Short Term and Long Term Disorders: Increasingly, health professionals and the general public have recognized the importance of seeking professional help for the onset of severe depression, panic attacks, or other anxiety disorders. However, there may often be a strong temptation to stop treatment prematurely. You may begin to feel a little better and stop taking prescribed medication or stop attending counseling sessions. Sometimes, after several months of feeling better, the depression, anxiety, or panic may return. In some cases, people simply begin to believe that they have to learn to live with long-term, chronic feelings of depression or anxiety. This is not the case.
Symptoms of Clinical Depression and Anxiety: It is important to recognize signs of clinical depression and anxiety. Some of the symptoms include:
Persistent feelings of sadness, or frequent crying spells
Disruption in sleep, such as trouble falling asleep, waking up frequently, or having trouble getting out of bed.
Difficulty with concentration and short term memory.
Lack of energy and motivation
Constant worry to the point it disrupts daily activities.
Frequently avoiding people or situations because of the stress.
Panic attacks are a sudden, intense onset of extreme fear.
Physical symptoms of anxiety such as sweats, shakiness, or heart pounding.
People at High Risk for Chronic Depression and Anxiety: Recent research from a group at UCLA showed that a significant number of people who do not meet full criteria for major depression or a clinical anxiety disorder still experience long term difficulties. Often, these people are referred to as having subclinical disorders. Sadly, less than one-third of these people were receiving any type of treatment, either medication or counseling.
Groups at highest risk for long term problems with depression and anxiety included:
People with at least one chronic medical problem (for example, diabetes or heart disease)
People with previous diagnosis of mental health disorder, who no longer meet full diagnostic criteria.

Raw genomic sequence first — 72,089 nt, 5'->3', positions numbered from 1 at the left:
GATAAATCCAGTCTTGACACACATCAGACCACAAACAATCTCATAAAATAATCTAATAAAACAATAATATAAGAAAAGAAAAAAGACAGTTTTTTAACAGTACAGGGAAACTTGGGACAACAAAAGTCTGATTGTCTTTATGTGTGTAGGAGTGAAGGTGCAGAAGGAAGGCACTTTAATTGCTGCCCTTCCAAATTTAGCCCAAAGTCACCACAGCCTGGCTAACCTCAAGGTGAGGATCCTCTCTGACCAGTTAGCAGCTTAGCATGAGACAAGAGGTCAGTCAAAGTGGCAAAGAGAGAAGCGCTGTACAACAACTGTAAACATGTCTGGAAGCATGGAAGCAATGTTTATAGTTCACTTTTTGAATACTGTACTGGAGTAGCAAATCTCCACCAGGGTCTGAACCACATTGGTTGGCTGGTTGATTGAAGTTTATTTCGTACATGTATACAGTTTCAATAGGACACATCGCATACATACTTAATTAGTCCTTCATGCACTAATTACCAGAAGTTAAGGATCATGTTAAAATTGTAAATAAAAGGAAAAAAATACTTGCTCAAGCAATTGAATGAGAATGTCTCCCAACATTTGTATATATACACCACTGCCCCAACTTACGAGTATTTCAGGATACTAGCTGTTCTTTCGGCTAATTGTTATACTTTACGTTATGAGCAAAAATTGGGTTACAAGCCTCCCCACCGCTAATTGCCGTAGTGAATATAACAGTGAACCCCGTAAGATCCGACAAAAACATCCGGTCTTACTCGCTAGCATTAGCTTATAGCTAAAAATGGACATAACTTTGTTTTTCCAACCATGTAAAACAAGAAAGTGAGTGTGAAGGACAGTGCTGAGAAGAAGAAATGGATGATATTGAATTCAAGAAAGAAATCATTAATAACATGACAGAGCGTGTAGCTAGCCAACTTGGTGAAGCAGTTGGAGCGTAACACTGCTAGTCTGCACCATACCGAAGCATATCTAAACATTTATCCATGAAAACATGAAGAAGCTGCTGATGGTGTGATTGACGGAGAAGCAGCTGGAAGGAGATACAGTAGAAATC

Over 50% of people with chronic, subclinical levels of depression or anxiety reported recent thoughts of suicide.
Treatment for People with Chronic Depression and Anxiety: The most important message from research like the UCLA study is that depression and anxiety continue to be significantly undertreated. Psychotherapy, medications, or a combination of both have been shown again and again to help people with depression and anxiety feel better and have a higher quality of life. One significant worry in the health professions is that people will simply “get used” to feeling depressed or anxious, and not use effective treatment.
Don’t think you need to have debilitating depression or anxiety to get treatment: One common belief is that you need to have severe symptoms that stop you from functioning in order to get treatment. Like any health problem, treating depression, anxiety, or panic is easiest if you begin when the problem is small.
If you have received previous treatment, don’t be afraid to get treatment again: Don’t be afraid to return to counseling or ask about medications if you are having problems, even if the symptoms are not as severe as the last time.
Just because a medical illness is part of the problem, don’t avoid treating depression or anxiety: People with chronic medical problems are at high risk for significant depression and anxiety. However, it is important to treat both the mind and the body. Adequate treatment of depression and anxiety makes the impact of many medical conditions less severe.
American Psychological Association Help Center: www.apa.org
Acadia Hospital: www.acadiahospital.org